Tourist in Italy left fuming after being charged 20 euros to slice a cake | World | News

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A restaurant in the heart of Palermo, Italy, has garnered attention after a group of people were charged an extra 20 euros for the cutting and serving of a birthday cake.

The cake in question was not procured directly from the pizzeria but was brought in by patrons who had purchased it from an external bakery.

Customers of the establishment were surprised to find an itemised entry on their bill reading “20 x cake service,” equating to one euro per person seated at the table, irrespective of whether they ate the dessert.

The cake service is a widespread practice in many Italian restaurants, both in Palermo and elsewhere.

It involves allowing customers to bring a dessert from home to celebrate a special occasion, such as birthdays, anniversaries, or graduations.

The restaurant takes care of cutting and serving the dessert at the tables, either at no additional cost, with a symbolic fee, or a fee proportional to the number of guests.

In Palermo as well, the cake service should be a gesture of courtesy and flexibility on the part of the restaurant, foregoing selling their own desserts to accommodate the customers.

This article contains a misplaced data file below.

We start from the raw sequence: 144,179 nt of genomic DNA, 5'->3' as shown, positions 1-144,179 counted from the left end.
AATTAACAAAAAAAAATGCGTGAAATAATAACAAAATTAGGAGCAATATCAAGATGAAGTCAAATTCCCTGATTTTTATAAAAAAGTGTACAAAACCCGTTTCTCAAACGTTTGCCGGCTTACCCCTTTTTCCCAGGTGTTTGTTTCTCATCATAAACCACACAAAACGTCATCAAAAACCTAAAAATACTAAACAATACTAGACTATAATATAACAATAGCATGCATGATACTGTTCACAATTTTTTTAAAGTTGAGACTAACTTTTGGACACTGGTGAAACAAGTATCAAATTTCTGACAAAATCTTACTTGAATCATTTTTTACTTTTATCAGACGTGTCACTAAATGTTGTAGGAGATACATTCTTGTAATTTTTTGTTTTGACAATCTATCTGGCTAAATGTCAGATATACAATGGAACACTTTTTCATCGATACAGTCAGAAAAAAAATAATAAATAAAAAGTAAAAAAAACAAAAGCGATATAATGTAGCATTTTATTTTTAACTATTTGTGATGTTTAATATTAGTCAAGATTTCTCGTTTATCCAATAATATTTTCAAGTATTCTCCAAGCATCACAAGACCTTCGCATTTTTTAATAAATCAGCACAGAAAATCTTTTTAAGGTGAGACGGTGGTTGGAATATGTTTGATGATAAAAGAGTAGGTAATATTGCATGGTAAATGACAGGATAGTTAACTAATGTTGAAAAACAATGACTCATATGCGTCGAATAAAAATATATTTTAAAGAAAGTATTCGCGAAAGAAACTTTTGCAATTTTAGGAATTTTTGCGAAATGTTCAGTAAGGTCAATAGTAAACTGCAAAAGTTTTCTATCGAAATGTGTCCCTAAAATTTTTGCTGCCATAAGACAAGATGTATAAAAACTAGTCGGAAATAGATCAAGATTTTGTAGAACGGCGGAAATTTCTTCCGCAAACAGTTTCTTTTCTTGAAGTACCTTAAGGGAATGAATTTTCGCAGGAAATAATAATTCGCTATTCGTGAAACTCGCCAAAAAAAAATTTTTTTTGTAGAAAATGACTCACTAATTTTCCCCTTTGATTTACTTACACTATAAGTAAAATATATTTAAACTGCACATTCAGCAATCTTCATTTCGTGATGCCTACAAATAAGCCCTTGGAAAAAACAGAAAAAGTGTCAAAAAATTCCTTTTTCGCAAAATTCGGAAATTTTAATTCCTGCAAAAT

Simultaneously, it’s an opportunity for cost savings and personalisation for the customers, who can choose their favorite dessert and pay less compared to the restaurant’s menu.

However, the cake service also presents a paradox: while advantageous for both parties on one hand, on the other hand, it creates expectations and inconsistencies.

Customers, as in Palermo, expect the cake service to be free or nearly so, considering the dessert as a gift to the restaurant rather than a product to purchase.

Yet, restaurants incur costs to provide the cake service, such as personnel, materials, and waste disposal.



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